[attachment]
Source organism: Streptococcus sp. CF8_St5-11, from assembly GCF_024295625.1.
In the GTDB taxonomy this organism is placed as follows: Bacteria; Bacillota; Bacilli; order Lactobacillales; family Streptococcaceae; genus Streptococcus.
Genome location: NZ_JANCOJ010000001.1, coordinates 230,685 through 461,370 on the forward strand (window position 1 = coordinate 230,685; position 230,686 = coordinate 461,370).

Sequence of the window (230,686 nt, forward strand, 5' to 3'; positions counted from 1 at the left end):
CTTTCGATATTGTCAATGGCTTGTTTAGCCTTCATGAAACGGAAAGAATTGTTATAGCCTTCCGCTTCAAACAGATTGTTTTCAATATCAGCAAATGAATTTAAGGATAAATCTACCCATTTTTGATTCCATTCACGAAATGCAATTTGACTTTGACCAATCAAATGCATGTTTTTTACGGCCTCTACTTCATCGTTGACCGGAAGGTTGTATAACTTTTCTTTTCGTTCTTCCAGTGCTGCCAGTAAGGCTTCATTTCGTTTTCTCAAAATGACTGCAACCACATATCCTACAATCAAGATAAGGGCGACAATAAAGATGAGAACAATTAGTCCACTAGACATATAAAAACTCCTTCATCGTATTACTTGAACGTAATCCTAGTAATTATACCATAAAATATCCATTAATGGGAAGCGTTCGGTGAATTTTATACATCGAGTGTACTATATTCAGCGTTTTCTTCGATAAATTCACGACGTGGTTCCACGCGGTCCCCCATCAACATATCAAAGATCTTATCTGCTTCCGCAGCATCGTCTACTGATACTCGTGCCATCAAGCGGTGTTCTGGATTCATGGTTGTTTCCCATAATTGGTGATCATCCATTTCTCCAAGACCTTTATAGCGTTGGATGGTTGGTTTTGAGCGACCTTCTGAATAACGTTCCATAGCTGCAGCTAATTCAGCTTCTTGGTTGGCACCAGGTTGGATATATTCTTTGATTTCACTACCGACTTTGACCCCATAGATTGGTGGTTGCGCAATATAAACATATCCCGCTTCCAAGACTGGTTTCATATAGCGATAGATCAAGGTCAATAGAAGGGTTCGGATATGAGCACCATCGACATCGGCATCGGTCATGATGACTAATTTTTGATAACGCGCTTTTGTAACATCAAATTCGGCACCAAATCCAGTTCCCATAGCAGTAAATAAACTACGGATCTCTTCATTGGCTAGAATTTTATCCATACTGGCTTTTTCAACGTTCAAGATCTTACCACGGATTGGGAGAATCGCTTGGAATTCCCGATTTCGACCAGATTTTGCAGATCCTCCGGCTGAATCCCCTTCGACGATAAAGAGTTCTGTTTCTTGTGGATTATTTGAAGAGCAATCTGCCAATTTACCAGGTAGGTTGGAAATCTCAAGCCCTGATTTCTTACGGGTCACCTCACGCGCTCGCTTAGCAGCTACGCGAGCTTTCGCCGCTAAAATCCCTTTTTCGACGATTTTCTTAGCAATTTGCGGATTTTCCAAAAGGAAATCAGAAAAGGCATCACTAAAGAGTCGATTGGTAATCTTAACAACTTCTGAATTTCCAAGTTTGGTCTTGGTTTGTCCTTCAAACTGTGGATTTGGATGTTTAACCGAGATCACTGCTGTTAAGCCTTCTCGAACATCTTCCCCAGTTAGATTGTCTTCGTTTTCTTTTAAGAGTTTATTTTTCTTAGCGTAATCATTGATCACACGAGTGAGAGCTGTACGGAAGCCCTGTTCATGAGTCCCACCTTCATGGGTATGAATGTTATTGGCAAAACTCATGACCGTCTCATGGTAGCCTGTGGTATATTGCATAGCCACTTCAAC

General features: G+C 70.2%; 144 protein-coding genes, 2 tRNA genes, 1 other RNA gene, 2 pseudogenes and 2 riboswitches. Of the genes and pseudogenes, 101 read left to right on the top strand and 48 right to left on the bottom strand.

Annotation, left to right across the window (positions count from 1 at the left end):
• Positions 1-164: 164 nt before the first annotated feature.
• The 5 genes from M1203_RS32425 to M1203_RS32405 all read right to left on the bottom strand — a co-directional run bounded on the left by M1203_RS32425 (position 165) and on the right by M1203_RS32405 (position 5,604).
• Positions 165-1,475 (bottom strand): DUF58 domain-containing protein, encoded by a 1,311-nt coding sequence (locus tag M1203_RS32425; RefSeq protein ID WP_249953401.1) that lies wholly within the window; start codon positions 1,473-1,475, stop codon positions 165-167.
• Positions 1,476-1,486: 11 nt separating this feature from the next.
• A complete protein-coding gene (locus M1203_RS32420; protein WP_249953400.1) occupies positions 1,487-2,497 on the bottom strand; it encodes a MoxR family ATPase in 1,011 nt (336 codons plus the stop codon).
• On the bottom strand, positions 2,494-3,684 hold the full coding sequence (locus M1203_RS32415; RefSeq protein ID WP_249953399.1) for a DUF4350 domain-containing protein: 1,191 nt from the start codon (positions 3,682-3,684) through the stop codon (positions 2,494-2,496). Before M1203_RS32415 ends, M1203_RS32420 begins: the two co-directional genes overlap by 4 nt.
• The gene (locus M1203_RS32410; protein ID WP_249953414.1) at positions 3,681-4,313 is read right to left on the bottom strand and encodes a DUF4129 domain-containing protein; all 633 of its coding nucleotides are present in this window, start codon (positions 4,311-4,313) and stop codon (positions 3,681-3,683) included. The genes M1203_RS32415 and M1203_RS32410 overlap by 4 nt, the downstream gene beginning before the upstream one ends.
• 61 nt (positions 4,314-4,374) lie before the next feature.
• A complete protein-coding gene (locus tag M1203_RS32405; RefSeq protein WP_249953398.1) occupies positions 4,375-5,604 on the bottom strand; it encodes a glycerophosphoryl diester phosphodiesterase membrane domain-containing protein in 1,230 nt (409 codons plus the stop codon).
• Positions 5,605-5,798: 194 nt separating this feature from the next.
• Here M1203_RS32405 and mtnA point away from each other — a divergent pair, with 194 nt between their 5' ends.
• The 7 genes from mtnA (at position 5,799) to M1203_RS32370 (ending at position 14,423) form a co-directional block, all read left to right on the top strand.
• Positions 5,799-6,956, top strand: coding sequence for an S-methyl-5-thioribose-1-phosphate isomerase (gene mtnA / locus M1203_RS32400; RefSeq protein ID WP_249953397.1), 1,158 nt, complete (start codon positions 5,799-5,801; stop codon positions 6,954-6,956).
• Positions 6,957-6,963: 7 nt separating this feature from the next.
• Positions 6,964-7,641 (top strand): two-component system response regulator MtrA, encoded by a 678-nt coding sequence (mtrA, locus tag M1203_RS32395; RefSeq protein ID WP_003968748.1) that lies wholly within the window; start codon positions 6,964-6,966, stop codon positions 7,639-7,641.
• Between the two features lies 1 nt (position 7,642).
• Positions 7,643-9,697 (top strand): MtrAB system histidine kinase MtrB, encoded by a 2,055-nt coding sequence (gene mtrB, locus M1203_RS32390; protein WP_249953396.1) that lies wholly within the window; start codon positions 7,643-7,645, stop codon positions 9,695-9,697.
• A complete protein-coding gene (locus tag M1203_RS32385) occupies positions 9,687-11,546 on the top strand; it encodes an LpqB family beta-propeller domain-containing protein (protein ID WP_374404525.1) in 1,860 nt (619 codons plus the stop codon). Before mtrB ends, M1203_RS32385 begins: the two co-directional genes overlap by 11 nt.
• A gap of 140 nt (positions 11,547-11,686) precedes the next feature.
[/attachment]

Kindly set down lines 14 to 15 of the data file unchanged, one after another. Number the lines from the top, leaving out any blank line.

• The gene (locus M1203_RS32410; protein ID WP_249953414.1) at positions 3,681-4,313 is read right to left on the bottom strand and encodes a DUF4129 domain-containing protein; all 633 of its coding nucleotides are present in this window, start codon (positions 4,311-4,313) and stop codon (positions 3,681-3,683) included. The genes M1203_RS32415 and M1203_RS32410 overlap by 4 nt, the downstream gene beginning before the upstream one ends.
• 61 nt (positions 4,314-4,374) lie before the next feature.